It’s not just the “Fake News Media” that parses President Trump’s tweets in microscopic detail and uses them against him. Federal judges do it too.
Alsup was tasked with, among other things, determining whether it would serve the public interest to leave DACA in place while litigation over the decision to scrap the program proceeds.
On this point, he had an easy answer: Trump himself had expressed support for DACA on Twitter in September, just days after Department of Homeland Security officials rescinded it.
“Does anybody really want to throw out good, educated and accomplished young people who have jobs, some serving in the military? Really!” the president wrote in a Sept. 14 tweet. Another read: “Congress now has 6 months to legalize DACA (something the Obama Administration was unable to do). If they can’t, I will revisit this issue!”
Those lines seemed to capture the program’s benefits in a nutshell, Alsup wrote in a 49-page order.
“We seem to be in the unusual position wherein the ultimate authority over the agency, the Chief Executive, publicly favors the very program the agency has ended,” the judge wrote. “For the reasons DACA was instituted and for the reasons tweeted by President Trump, this order finds that the public interest will be served by DACA’s continuation.”
Trump’s Twitter habits have dogged the administration in court since his early days in the White House. In litigation over Trump’s executive actions, no ruling seems to be complete without a section explaining how Trump’s tweets and public statements undercut the administration’s legal arguments.
The problem has come up in cases challenging Trump’s travel bans, transgender military ban and sanctuary cities ban. Some judges have gone so far as to include images of @realDonaldTrump’s activity, an unusual sight in a federal court ruling. It goes without saying that the president doesn’t seem bothered by any of it.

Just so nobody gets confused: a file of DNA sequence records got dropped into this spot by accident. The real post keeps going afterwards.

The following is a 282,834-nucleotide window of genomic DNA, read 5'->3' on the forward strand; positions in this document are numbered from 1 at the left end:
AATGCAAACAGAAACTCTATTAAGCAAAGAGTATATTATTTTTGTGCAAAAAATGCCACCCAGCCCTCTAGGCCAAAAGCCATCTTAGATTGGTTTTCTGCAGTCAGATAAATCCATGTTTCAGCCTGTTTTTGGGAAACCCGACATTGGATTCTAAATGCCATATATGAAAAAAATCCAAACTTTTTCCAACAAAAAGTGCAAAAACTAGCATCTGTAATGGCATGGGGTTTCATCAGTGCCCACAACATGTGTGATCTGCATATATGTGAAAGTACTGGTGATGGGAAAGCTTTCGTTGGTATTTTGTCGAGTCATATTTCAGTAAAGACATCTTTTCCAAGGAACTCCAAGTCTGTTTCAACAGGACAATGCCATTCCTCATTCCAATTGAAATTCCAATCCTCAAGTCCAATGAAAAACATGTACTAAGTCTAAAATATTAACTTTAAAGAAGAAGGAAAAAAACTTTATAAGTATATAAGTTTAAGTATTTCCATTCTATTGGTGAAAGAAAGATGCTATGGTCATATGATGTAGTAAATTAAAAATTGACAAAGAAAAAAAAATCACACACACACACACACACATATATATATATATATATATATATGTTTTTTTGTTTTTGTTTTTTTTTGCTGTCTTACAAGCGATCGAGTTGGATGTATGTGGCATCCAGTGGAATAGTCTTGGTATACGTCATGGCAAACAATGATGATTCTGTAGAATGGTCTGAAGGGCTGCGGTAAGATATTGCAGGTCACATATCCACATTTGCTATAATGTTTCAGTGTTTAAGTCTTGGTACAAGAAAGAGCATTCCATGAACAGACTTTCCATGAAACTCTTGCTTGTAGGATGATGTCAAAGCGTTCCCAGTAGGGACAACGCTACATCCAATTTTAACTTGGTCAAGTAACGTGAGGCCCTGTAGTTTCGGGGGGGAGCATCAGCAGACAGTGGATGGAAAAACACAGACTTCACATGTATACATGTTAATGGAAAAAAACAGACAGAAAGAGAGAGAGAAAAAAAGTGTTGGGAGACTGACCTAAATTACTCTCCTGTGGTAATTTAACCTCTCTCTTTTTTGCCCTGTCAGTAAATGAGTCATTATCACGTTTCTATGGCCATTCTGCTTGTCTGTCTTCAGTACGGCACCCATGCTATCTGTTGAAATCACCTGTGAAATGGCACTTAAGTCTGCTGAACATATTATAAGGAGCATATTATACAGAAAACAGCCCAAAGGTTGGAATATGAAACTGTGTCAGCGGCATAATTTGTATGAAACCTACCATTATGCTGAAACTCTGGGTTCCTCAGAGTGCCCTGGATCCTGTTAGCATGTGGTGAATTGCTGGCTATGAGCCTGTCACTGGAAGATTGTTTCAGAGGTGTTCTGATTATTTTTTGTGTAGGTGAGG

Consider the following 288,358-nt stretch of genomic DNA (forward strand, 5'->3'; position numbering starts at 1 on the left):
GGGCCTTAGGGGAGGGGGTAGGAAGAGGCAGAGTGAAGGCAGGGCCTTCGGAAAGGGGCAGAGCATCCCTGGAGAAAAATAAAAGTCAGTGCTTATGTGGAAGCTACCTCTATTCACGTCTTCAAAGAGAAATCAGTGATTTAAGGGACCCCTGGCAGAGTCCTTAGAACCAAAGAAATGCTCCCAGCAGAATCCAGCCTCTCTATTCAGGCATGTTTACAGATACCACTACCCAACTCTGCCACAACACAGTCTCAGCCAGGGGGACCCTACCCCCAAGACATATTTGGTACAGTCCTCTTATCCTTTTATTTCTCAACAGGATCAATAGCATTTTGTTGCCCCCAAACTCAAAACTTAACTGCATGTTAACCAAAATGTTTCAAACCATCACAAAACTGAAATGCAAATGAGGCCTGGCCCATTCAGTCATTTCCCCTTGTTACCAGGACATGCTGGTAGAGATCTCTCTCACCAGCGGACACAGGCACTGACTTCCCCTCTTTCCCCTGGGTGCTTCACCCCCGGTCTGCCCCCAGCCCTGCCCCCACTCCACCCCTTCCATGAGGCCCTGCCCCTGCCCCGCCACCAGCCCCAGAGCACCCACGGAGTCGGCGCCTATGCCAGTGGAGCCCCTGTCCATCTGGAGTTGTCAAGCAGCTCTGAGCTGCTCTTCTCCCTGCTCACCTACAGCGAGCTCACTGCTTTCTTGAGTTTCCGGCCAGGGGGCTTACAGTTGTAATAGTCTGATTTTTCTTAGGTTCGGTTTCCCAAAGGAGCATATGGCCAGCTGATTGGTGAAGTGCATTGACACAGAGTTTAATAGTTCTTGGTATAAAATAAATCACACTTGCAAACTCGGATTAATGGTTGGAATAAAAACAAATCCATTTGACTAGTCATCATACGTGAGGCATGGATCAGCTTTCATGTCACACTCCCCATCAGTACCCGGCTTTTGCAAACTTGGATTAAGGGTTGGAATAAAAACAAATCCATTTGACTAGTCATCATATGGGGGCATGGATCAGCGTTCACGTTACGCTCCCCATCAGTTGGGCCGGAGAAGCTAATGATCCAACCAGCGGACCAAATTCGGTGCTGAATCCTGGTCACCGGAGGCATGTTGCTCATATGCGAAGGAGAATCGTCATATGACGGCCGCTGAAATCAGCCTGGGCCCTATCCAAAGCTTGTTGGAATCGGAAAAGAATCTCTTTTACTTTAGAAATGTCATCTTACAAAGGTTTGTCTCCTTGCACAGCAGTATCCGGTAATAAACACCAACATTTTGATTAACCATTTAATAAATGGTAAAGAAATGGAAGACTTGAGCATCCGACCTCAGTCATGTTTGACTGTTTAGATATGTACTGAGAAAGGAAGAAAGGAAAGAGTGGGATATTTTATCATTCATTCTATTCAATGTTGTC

This is new territory for federal judges, according to Niels Frenzen, an immigration law professor at the University of Southern California.
“We’ve never had a president tweeting like this,” Frenzen said. “You have these extreme public statements that are shedding light on the motivation of the president in regard to why he is directing Cabinet secretaries to engage in these actions. The courts are saying these are fair game.”
The administration’s impulsiveness has also been its enemy in court. In this case and others before it, judges have said the administration, in its rush, had failed to take the steps required by law to justify its executive actions.
Homeland Security officials rescinded DACA last fall, saying it suffered from “constitutional defects” that were similar to problems federal judges had pointed out in rulings blocking a related Obama-era program, Deferred Action for Parents of Americans.
Based on those decisions, the Trump administration reasoned that DACA was illegal from the get-go and that President Barack Obama exceeded his authority when he rolled it out in 2012. Therefore, the argument went, allowing it to continue put the administration at risk of getting sued.